400,000 took to the streets in Munich, 500,000 in Hamburg, and 200,000 in Berlin.

[BEGIN FADING OUT ANTI- RACISM DEMONSTRATION AMBI and End at street in following TRACK]

Similar mass protests would take place over and over again across Europe staged by groups like SOS Racisme in France, Rock Against Racism in England and Ante-Fa in Sweden. In the winter of 2001, forty-thousand Norwegians led by that country's king marched through Oslo. They were protesting the unprovoked murder of Benjamin Hermansen. The 15 year old son of a Norwegian mother and an African father was knifed to death by skinheads.

ACT: This is probably the first very clear time where we've had a killing that can be linked directly to a race motivated act of violence: 8 sec

Some Norwegians compared Hermansen murder to the lynching of Emmett Till in Mississippi in 1955. At the very least it forced many to confront the issue of racism head-on, said Jonas Storer, former chief of staff to that country''s prime minister.

ACT: It actually brought out into the streets of Oslo the largest crowd since the liberation of Norway in 1945, so it had this kind of intense triggering of a mood in the population. Not only in Oslo, all around the country actually. 12 sec.

AND around Europe. Neo-Nazi violence remains an urgent matter on a continent just 60 years removed from the Holocaust. But there's also the issue of structural racism.

ACT: You never get jobs, you never get education , you never get nothing. That?s the problem our problem. REPORTER: So the problem is bigger than Neo-Nazis Yeah. 8 sec.

Gee Gerima is a refugee from Ethiopia living in Helsingborg Sweden. Like many immigrants he arrived in Europe after the formation of the European Union in 1992, which ended national borders as we knew them. Integrating Africans, Arabs and Asians into largely ethnically homogenous societies continues to be a challenge---BUT it?s easier in some capitals than other, says Clarence Lusane, an expert on race in Europe and a professor at American University in Washington:

ACT: LUSANE-01 --- In Western and Central Europe there are very strong policies that aren't always enforced, but the policies are in place and the ethos is one of equality, inclusion, and non-discrimination. 13 sec.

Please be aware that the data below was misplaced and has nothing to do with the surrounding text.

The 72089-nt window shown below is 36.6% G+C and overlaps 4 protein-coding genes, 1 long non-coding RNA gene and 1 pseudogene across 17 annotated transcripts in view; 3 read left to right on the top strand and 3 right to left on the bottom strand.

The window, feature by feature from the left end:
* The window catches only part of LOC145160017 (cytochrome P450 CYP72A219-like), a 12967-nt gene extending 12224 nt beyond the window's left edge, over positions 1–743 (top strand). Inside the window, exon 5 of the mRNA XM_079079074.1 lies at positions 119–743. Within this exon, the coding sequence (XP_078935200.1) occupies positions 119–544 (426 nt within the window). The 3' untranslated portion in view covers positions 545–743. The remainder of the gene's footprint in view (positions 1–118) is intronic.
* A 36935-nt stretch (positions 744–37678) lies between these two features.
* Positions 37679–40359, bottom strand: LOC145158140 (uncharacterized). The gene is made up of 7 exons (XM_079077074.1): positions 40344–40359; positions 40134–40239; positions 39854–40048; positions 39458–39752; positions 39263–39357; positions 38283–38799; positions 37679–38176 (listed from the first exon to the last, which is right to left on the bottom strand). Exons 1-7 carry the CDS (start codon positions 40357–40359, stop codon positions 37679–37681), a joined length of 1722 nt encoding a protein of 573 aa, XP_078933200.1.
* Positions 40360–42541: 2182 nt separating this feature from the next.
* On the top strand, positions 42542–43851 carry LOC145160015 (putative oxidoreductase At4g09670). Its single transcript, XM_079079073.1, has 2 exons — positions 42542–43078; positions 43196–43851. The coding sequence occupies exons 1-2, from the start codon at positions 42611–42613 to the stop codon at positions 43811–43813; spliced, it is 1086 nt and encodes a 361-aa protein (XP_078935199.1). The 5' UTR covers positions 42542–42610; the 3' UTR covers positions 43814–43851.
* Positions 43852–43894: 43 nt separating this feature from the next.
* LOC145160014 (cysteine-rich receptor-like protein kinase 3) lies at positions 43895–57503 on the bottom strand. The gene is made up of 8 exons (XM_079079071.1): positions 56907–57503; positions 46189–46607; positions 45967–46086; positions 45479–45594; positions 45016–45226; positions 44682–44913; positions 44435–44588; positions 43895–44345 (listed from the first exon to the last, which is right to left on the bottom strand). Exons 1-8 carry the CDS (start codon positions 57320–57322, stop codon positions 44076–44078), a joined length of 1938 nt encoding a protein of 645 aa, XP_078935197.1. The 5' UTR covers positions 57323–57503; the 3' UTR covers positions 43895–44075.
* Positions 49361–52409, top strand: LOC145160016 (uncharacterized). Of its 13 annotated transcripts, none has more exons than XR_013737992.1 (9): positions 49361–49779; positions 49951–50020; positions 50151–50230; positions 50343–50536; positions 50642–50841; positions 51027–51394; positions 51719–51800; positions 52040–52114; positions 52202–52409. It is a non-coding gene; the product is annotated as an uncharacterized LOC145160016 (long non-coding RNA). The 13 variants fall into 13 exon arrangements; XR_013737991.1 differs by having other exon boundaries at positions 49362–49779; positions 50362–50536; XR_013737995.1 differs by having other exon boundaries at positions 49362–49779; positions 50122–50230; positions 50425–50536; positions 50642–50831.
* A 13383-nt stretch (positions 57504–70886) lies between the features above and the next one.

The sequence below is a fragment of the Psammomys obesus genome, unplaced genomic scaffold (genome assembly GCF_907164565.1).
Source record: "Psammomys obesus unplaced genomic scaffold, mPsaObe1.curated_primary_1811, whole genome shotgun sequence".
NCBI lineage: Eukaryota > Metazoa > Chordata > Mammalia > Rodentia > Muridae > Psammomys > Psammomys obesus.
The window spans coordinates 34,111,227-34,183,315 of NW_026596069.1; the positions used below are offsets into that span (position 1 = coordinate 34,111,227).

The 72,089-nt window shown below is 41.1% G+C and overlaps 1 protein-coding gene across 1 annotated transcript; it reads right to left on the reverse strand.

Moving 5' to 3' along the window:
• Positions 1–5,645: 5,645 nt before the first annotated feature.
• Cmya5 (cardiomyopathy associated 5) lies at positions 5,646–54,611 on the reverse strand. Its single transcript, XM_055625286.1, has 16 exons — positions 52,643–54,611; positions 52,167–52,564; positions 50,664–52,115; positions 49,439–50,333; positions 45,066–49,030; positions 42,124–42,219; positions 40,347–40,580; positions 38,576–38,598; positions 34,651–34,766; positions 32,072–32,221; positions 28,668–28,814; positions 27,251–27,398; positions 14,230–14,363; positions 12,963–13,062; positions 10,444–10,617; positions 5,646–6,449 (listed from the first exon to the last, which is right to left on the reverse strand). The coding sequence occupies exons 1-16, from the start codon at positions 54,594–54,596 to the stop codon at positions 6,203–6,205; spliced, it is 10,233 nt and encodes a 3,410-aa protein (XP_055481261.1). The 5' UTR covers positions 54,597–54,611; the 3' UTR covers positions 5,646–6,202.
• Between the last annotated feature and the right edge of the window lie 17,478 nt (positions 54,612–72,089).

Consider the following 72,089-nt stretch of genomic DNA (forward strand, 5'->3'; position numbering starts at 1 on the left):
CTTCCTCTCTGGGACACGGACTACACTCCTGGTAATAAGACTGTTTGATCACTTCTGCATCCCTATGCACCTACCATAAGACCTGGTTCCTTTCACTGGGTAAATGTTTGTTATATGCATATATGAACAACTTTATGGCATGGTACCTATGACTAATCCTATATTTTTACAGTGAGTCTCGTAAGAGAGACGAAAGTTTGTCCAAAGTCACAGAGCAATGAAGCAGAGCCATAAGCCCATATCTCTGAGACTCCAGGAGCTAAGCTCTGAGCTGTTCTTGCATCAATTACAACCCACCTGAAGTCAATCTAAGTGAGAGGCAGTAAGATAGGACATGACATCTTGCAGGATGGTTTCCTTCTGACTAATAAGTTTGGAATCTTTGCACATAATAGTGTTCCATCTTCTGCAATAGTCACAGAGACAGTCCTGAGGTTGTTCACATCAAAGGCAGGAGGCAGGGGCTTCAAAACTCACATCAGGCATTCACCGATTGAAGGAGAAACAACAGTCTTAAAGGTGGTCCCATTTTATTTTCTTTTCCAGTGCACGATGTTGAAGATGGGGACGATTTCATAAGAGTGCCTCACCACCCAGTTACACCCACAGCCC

But that ethos is being tested with the rise of far right political parties like Velaams Belang in Belgium and the Danish Folk Party in Denmark. ... AND, most famously

ACT: La Pen clip--- UP FOR A few seconds and under Track. 7 secs

Jean Marie La Pen.. of the far right National Front in France, who was convicted in 1999 of minimizing the Holocaust. This month (November 16) he scored third in a voter preference poll of presidential candidates.

Still says Clarence Lusane, the GREATEST challenges to anti-racists are in Eastern Europe where officials often turn a blind eye to discrimination and where hate crimes are rising at a rapid rate.

ACT: LUSANE-02 ---Certainly there hasn't been any strong leadership that said that its completely unacceptable and that the skinhead organizations would be outlawed, there should be strong anti-racism legislation and immigrants which are needed in all those societies should be embraced and should be protected. 18 sec.

That's the mission taken on by Anetta Kahane and other activists engaged in anti-racism work across Europe.

[CAFE AMBI: up and under track until the very end ..Fade out after soc]

Sitting forward in her chair at the cafe in east Berlin, Kahane unfolds a map of East Germany. She points to a town where skinhead violence has declined. The lessons are clear, she says:

ACT: KAHANE: What we can do is to change the climate in the community. To find people who are the opinion leaders to step by step change the public discussion, that not the refugees are guilty when they are beaten or attacked and that racism is not okay. You have to find more and more people who are standing for that. 24 sec

.[MAINTAIN CAFE AMBI AND OUT AFTER SOC]

I'm Phillip Martin